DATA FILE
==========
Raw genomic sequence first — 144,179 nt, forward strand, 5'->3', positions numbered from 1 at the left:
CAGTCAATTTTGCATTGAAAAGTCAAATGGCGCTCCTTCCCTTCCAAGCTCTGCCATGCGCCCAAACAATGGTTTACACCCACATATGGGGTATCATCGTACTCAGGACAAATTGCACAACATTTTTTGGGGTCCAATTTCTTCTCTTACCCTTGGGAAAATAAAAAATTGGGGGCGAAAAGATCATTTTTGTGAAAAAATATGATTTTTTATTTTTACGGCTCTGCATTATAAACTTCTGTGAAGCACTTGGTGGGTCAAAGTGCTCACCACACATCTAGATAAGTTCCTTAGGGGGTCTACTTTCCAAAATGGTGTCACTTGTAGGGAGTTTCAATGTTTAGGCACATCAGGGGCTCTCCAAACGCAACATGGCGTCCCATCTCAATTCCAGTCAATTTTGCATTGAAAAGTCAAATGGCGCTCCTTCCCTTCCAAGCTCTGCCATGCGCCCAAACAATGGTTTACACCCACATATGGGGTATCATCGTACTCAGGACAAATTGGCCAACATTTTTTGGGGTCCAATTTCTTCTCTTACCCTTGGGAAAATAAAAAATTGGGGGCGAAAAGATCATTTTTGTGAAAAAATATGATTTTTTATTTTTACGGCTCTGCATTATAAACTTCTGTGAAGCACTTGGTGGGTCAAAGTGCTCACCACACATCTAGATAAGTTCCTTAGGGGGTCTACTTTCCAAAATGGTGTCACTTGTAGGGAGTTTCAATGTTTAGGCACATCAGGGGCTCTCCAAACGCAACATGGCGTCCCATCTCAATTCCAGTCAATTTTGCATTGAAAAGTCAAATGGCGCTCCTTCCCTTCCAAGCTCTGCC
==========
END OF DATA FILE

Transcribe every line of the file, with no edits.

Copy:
Raw genomic sequence first — 144,179 nt, forward strand, 5'->3', positions numbered from 1 at the left:
CAGTCAATTTTGCATTGAAAAGTCAAATGGCGCTCCTTCCCTTCCAAGCTCTGCCATGCGCCCAAACAATGGTTTACACCCACATATGGGGTATCATCGTACTCAGGACAAATTGCACAACATTTTTTGGGGTCCAATTTCTTCTCTTACCCTTGGGAAAATAAAAAATTGGGGGCGAAAAGATCATTTTTGTGAAAAAATATGATTTTTTATTTTTACGGCTCTGCATTATAAACTTCTGTGAAGCACTTGGTGGGTCAAAGTGCTCACCACACATCTAGATAAGTTCCTTAGGGGGTCTACTTTCCAAAATGGTGTCACTTGTAGGGAGTTTCAATGTTTAGGCACATCAGGGGCTCTCCAAACGCAACATGGCGTCCCATCTCAATTCCAGTCAATTTTGCATTGAAAAGTCAAATGGCGCTCCTTCCCTTCCAAGCTCTGCCATGCGCCCAAACAATGGTTTACACCCACATATGGGGTATCATCGTACTCAGGACAAATTGGCCAACATTTTTTGGGGTCCAATTTCTTCTCTTACCCTTGGGAAAATAAAAAATTGGGGGCGAAAAGATCATTTTTGTGAAAAAATATGATTTTTTATTTTTACGGCTCTGCATTATAAACTTCTGTGAAGCACTTGGTGGGTCAAAGTGCTCACCACACATCTAGATAAGTTCCTTAGGGGGTCTACTTTCCAAAATGGTGTCACTTGTAGGGAGTTTCAATGTTTAGGCACATCAGGGGCTCTCCAAACGCAACATGGCGTCCCATCTCAATTCCAGTCAATTTTGCATTGAAAAGTCAAATGGCGCTCCTTCCCTTCCAAGCTCTGCC